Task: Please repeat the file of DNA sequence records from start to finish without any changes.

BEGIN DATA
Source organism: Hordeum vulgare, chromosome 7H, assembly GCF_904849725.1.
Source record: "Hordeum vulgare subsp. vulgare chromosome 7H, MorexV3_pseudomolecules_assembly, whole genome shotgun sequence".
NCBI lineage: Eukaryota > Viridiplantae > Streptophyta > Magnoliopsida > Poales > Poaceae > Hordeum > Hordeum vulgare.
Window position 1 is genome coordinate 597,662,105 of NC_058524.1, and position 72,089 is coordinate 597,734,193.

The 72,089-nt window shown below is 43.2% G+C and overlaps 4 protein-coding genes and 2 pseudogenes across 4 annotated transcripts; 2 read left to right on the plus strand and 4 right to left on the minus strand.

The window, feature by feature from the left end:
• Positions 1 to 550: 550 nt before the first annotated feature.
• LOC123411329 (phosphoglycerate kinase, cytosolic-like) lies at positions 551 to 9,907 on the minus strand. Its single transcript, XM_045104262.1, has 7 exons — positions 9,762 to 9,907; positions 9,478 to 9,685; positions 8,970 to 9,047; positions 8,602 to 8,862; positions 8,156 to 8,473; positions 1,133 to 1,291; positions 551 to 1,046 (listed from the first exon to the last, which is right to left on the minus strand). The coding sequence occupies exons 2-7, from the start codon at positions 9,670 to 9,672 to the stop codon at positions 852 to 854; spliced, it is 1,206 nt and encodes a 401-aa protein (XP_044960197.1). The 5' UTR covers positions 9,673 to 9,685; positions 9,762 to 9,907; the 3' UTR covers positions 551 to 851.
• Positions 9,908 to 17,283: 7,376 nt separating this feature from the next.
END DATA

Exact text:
Source organism: Hordeum vulgare, chromosome 7H, assembly GCF_904849725.1.
Source record: "Hordeum vulgare subsp. vulgare chromosome 7H, MorexV3_pseudomolecules_assembly, whole genome shotgun sequence".
NCBI lineage: Eukaryota > Viridiplantae > Streptophyta > Magnoliopsida > Poales > Poaceae > Hordeum > Hordeum vulgare.
Window position 1 is genome coordinate 597,662,105 of NC_058524.1, and position 72,089 is coordinate 597,734,193.

The 72,089-nt window shown below is 43.2% G+C and overlaps 4 protein-coding genes and 2 pseudogenes across 4 annotated transcripts; 2 read left to right on the plus strand and 4 right to left on the minus strand.

The window, feature by feature from the left end:
• Positions 1 to 550: 550 nt before the first annotated feature.
• LOC123411329 (phosphoglycerate kinase, cytosolic-like) lies at positions 551 to 9,907 on the minus strand. Its single transcript, XM_045104262.1, has 7 exons — positions 9,762 to 9,907; positions 9,478 to 9,685; positions 8,970 to 9,047; positions 8,602 to 8,862; positions 8,156 to 8,473; positions 1,133 to 1,291; positions 551 to 1,046 (listed from the first exon to the last, which is right to left on the minus strand). The coding sequence occupies exons 2-7, from the start codon at positions 9,670 to 9,672 to the stop codon at positions 852 to 854; spliced, it is 1,206 nt and encodes a 401-aa protein (XP_044960197.1). The 5' UTR covers positions 9,673 to 9,685; positions 9,762 to 9,907; the 3' UTR covers positions 551 to 851.
• Positions 9,908 to 17,283: 7,376 nt separating this feature from the next.